Some colleges are really good at making a little look like a lot. Others are good at meeting students’ need. It’s up to you to figure out which bucket the schools that accepted your student fall into. Here are some critical points in reviewing aid offers:
- The offer should include the TOTAL cost of attendance, not just tuition, room and board. If estimates for books, fees, and transportation are not included, then you need to find out those numbers too and add them into your calculations.
- Your aid package may be a combination of grants, loans and work study. In order to figure out how much the school is really offering you, subtract the loans and work study. Loans might be listed under various names, not all of which include the word “loan.”
- If a loan is included in your aid package, verify whether it’s “subsidized” or “unsubsidized.” A subsidized loan means no interest accrues while you’re in school, so this is actually a very good loan.
A good way to compare your various offers is to create a spreadsheet where you list each expense line item for each school– tuition, room & board, fees, transportation, other misc costs if you’re considering schools with vastly different cost of living (say, NYU versus Creighton)– and a total cost of attendance. (Listing each as a line item helps to make sure that you’re seeing all the costs from each school.)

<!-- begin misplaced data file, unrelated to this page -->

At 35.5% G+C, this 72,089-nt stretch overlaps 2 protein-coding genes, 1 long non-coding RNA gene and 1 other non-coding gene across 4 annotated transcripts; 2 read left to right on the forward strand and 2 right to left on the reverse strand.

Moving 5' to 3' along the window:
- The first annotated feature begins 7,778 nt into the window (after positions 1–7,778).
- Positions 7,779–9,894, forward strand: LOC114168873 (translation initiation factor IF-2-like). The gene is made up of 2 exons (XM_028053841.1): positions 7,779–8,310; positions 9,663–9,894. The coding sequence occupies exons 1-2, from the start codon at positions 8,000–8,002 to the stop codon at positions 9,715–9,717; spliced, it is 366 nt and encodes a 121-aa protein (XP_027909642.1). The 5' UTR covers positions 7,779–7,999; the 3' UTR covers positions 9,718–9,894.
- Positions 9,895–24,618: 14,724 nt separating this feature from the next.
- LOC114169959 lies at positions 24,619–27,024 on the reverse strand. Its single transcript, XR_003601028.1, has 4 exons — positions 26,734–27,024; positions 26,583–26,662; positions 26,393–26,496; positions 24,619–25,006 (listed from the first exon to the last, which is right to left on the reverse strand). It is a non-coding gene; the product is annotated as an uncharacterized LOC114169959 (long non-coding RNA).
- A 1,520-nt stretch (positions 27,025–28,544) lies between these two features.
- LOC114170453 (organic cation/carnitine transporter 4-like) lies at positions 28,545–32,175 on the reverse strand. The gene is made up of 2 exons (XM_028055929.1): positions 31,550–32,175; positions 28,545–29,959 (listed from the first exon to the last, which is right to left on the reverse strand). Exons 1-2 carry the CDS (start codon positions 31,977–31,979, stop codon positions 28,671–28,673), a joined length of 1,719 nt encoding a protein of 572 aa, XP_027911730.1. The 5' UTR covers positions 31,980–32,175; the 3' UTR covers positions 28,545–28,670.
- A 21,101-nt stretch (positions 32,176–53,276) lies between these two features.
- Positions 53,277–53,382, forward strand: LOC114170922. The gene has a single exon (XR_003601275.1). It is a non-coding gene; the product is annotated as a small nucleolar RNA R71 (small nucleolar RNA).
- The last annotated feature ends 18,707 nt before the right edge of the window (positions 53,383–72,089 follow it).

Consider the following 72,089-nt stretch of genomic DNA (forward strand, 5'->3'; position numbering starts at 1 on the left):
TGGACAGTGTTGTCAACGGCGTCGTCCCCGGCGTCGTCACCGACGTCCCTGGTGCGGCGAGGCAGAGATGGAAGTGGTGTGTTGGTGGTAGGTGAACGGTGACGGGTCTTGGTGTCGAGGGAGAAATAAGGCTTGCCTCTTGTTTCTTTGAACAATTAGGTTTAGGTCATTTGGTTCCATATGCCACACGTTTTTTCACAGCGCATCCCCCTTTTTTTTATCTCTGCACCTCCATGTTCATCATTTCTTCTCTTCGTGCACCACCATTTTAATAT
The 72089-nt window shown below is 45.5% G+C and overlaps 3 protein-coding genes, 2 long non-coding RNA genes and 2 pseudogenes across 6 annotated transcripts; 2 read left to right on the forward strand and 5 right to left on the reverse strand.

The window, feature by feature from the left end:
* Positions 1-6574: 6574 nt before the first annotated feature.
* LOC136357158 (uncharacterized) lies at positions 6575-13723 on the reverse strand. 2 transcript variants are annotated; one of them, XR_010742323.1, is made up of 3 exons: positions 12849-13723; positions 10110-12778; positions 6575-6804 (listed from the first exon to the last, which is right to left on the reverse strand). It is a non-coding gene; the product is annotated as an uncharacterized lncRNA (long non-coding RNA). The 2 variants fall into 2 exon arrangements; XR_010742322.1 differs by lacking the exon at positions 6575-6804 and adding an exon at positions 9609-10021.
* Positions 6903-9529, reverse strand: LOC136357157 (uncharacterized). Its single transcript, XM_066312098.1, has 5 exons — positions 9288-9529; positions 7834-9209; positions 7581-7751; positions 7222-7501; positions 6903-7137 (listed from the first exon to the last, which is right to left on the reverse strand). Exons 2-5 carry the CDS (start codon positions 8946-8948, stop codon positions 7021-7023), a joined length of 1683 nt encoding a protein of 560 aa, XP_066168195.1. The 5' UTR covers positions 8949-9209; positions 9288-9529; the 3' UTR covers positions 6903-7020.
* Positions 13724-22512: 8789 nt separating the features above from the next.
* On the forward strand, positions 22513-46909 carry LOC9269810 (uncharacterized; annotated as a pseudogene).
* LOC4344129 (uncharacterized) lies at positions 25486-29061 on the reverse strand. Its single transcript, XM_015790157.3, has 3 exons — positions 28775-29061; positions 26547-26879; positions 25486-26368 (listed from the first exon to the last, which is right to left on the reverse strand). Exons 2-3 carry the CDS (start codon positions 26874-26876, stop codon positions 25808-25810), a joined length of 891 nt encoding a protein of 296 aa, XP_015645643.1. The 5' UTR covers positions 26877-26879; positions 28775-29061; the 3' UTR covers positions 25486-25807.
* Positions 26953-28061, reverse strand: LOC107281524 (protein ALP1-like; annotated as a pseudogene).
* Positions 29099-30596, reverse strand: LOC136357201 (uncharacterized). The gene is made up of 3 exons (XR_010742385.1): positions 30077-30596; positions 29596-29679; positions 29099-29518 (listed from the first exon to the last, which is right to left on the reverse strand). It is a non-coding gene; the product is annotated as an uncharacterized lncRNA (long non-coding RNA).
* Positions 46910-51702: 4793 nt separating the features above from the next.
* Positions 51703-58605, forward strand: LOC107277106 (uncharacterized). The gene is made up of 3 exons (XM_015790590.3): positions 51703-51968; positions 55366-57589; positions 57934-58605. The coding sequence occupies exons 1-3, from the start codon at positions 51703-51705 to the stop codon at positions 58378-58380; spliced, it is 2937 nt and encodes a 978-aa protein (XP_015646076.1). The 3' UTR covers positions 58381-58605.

Next, list all the gift aid– grants and scholarships– that the school is offering. Subtract that from the total cost of attendance, and that’s your true net cost to attend the school for one year. Even if they’re presented as part of your aid package, loans and work study are money you need to earn to pay for school; they aren’t really aid.
Keep in mind that few schools meet all students’ total financial need through grants and scholarships. Ideally the difference between the aid package and cost of attendance would be your calculated EFC, but more often than not, it isn’t. So if an aid offer is already packed with loans and still doesn’t meet your need, it’s not a good offer and you should consider your other options.